Tokyo is an intense city that manages to build an exhilarating experience for a new traveler. You find a mix of the young wearing the latest in fashion along with men in crisp suits who mean business. This metropolis has 23 administrative wards divided into smaller neighborhoods.
Each of the different neighborhoods has its own distinct feature. This makes it overwhelming for a first time visitor to choose where to stay or visit.
A quick look at the top 8 most popular neighborhoods of Tokyo will help you narrow down to the most feasible area to stay or visit.
Quick Tip: When someone inquires where you live in Tokyo, they actually mean which is the nearest train station to your home. This is because neighborhoods can be identified with the help of their closest train station.
Known as the commuting capital of Tokyo, this neighborhood is home to the busiest train station in the world. The Tokyo Metropolitan Government Office is located here as well as many department stores, cinemas, and theaters.
This popular neighborhood of Tokyo is also famous for cherry-blossom viewing in March and April. It is among the most entertaining neighborhoods of Tokyo with flashy restaurants, clubs, hostess bars, and love hotels.
Located within Shibuya, this Tokyo district is ground zero for the Harajuku culture. For those who seem to wonder what it is all about, it is a constantly evolving street fashion movement. You will find everything from Victorian-era clothing, gothic punk, cosplay to garish outfits.
Visit the pedestrian-only Tajeshita Street on a Sunday. You will be able to see street fashion in all its glory. The Omotesando is a nearby street lined by trees and features high-end flagship stores from around the world.
A neighborhood located next to Shinuya, it is known for the Meguro River and cherry blossom viewing during spring. It is where all young hipsters crowd into stylish cafes, bars, and shops.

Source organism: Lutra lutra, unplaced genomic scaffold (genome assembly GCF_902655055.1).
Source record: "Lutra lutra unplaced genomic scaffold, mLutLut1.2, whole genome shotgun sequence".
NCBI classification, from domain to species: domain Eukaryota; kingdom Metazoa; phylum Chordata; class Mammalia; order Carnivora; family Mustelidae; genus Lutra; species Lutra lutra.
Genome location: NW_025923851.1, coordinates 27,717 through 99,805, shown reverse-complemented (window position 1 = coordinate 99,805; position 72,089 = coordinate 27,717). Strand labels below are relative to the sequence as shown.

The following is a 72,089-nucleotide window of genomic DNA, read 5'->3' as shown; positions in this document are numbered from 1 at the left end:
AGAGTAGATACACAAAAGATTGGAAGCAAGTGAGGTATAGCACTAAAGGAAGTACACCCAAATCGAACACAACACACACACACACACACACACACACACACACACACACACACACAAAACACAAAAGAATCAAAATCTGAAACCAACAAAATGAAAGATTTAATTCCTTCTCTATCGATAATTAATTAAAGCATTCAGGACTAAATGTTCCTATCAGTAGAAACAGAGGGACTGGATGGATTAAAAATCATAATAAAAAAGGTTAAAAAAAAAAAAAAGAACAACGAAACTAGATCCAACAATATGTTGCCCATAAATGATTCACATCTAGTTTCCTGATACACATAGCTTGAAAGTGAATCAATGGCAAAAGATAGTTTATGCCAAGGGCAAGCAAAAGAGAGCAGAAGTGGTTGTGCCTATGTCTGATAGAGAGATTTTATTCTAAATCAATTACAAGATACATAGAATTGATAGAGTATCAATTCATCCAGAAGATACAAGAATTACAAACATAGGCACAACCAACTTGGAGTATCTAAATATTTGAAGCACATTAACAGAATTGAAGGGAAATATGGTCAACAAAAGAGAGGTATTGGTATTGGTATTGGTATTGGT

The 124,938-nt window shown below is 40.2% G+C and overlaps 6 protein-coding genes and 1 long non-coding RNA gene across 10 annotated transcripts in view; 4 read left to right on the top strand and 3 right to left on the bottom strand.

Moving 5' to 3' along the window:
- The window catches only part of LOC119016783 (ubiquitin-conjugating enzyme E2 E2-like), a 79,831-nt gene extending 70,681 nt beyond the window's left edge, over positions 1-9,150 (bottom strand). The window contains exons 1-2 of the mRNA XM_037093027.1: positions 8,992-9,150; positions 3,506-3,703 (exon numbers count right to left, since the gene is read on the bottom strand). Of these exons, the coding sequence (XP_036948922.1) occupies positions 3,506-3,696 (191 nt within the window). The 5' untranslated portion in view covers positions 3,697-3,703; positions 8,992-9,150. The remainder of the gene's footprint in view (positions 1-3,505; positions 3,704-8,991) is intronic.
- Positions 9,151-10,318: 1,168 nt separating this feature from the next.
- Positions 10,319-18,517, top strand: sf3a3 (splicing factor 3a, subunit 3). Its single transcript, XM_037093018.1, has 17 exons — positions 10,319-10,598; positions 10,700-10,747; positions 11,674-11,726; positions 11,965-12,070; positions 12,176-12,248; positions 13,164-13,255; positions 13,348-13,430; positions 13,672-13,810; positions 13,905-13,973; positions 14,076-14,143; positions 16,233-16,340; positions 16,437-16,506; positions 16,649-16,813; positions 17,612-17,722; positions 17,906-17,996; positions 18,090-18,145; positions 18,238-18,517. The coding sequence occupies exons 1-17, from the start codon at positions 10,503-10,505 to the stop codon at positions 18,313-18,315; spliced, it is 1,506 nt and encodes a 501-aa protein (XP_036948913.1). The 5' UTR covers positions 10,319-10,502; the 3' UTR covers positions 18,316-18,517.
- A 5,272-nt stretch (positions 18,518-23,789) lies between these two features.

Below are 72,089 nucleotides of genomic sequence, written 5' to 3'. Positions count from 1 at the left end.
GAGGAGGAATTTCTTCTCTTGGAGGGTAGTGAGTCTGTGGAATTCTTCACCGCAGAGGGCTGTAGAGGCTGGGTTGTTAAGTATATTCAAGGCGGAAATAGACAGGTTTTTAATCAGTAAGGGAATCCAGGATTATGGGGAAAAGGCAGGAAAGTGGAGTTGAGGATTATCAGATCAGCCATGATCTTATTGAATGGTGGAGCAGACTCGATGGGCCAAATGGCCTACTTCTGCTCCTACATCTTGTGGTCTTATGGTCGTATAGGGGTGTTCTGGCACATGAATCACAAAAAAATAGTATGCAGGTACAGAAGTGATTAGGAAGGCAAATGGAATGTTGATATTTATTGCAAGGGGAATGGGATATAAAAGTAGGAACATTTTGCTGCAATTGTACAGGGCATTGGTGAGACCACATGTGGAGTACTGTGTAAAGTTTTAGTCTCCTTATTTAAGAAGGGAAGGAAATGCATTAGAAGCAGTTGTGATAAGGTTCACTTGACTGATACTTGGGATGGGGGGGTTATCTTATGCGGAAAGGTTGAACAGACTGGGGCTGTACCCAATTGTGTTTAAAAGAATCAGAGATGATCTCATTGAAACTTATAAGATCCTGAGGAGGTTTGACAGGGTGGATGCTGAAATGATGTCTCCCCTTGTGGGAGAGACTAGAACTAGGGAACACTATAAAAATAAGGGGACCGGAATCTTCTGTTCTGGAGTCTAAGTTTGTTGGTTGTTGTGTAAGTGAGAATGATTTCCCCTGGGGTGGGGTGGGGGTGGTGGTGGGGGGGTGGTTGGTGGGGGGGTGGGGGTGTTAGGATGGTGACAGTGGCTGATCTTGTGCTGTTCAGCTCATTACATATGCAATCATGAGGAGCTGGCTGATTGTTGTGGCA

The area even has a historical site Yutenji Temple and the huge Rinshinomori Park to spend time away from the hustle and bustle of the city.
This is one of the best and the most expensive neighborhoods of Tokyo with many buildings and skyscrapers. It may be a bit of a drag during the day, it comes to life as the sun sets.
The neighborhood is lined by hundreds of stylish restaurants, bars, and izakayas frequented by trendy and hip locals that encourage you to be a little adventurous.
This neighborhood has Tokyo’s most beautiful outdoor spaces, the Gyoen National Garden that covers 140 acres. With over 20,000 trees it is a must-visit place during spring to witness the beautiful cherry blossoms or browning of leaves during autumn.
After relaxing at the park, it’s time to explore the shopping district surrounding Shibuya station. It is known as the fashion center of Japan with a happening nightlife.
If you cannot afford the high-end fashion at Harajuku, then visit the shopping Mecca of Tokyo, Ginza. You will find Tiffany & Co., Dior as well as Chanel, along with affordable departmental stores such as Wako, Matsuya, and Mitsukoshi here.
Apart from shopping, you can visit the Imperial Palace and enjoy its gorgeous Japanese garden. Or visit the Tsukiji Fish Market that is said to be the world’s largest wholesale seafood market.
If nightlife is what you crave then the best Tokyo district to visit is Roppongi. It has the best bars and nightclubs in Tokyo such as SuperDeluxe and Geronimo.
This district has also earned a reputation for being a posh market for retail, leisure, and office spaces due to the recent mega-developments.
If there is a secret nerd hiding within you then head straight to Akihabara. It is 'THE" destination for electronics and gadgets. It is also the best place to find Japan’s otaku and anime culture.
You will also find a few erotic stores selling fantasy toys with men only floors. From gaming and gadgets, you will find everything that helps fuel your intimate fantasies at Akihabara.
Harajuku, Shimokitazawa, Kenji, Odaiba, and many other such neighborhoods each have a unique identity. They make Tokyo a very popular tourist destination in Japan.